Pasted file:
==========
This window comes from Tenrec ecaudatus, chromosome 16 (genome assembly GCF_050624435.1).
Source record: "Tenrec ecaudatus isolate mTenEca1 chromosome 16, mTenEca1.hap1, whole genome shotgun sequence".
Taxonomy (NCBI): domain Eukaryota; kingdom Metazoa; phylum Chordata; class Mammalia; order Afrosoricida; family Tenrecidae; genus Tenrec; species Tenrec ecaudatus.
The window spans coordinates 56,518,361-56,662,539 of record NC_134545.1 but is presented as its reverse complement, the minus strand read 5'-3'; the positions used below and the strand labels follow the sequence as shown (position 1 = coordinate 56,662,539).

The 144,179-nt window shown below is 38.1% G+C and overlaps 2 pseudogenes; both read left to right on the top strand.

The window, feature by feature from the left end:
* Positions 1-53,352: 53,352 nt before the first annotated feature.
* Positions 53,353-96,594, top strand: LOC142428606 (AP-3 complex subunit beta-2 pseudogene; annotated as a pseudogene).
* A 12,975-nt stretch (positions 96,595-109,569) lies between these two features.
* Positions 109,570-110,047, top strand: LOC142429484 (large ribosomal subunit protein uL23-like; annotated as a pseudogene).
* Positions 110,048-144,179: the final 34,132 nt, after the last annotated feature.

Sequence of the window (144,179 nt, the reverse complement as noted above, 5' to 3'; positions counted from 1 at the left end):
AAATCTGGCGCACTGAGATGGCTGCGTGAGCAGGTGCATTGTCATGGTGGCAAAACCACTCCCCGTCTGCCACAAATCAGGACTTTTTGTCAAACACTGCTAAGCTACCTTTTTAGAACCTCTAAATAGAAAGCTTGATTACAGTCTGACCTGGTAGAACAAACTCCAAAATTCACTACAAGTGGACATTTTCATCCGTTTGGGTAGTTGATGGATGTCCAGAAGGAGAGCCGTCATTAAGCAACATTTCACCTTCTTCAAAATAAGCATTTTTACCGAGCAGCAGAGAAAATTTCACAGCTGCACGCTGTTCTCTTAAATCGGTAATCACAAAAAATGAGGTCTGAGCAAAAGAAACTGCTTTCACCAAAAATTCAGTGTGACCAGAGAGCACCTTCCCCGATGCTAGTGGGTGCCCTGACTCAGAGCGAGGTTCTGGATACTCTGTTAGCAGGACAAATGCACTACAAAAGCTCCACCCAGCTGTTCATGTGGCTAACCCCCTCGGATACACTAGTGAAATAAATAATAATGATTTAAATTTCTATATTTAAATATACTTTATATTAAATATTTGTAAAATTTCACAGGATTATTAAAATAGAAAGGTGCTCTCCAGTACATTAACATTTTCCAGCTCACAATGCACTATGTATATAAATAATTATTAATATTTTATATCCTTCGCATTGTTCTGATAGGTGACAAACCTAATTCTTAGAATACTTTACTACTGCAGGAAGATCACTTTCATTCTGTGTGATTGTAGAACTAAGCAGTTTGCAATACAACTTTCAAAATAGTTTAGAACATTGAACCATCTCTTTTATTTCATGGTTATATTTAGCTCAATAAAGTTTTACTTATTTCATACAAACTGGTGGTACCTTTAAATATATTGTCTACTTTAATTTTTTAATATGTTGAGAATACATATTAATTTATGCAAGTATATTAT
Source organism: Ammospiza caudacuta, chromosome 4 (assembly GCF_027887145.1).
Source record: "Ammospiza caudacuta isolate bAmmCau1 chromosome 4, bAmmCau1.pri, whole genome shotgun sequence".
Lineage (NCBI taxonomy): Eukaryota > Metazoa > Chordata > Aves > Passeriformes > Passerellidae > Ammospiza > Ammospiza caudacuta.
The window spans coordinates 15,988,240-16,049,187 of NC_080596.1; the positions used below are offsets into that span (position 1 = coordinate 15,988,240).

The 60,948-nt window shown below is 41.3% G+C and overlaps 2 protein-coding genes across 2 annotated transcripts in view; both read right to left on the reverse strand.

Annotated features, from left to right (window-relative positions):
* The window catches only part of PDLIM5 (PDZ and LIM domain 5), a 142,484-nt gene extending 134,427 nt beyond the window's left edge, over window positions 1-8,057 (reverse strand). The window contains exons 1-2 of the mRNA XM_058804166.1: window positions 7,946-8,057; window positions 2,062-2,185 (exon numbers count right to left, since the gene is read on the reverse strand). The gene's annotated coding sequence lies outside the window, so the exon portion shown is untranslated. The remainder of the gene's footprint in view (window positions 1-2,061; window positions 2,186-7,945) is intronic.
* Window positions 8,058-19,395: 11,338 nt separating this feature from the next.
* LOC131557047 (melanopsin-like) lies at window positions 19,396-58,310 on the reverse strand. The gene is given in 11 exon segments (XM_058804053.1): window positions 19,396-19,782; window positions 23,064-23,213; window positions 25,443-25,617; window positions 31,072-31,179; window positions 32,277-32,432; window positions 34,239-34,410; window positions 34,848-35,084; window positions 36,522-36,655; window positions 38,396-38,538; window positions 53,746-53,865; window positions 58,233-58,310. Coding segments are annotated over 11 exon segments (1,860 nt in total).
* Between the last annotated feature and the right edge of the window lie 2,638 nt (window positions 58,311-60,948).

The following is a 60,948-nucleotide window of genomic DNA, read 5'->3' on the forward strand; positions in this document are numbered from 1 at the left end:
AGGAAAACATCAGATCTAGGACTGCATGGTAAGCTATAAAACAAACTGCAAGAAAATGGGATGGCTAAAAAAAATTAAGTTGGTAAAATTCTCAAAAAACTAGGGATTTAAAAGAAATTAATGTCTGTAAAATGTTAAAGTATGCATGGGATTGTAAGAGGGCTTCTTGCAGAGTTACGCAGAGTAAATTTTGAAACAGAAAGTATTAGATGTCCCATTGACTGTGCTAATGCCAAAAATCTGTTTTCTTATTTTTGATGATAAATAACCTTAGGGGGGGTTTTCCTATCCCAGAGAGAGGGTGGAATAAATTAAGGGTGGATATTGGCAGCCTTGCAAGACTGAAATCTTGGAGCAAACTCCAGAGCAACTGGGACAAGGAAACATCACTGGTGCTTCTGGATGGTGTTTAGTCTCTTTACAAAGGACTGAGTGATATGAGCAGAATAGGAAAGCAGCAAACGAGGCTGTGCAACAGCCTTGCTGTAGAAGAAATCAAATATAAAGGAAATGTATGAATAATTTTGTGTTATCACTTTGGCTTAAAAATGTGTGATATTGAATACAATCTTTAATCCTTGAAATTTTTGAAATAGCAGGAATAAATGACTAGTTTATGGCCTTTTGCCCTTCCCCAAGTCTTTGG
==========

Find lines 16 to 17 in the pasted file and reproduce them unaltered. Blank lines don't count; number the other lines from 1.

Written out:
Lineage (NCBI taxonomy): Eukaryota > Metazoa > Chordata > Aves > Passeriformes > Passerellidae > Ammospiza > Ammospiza caudacuta.
The window spans coordinates 15,988,240-16,049,187 of NC_080596.1; the positions used below are offsets into that span (position 1 = coordinate 15,988,240).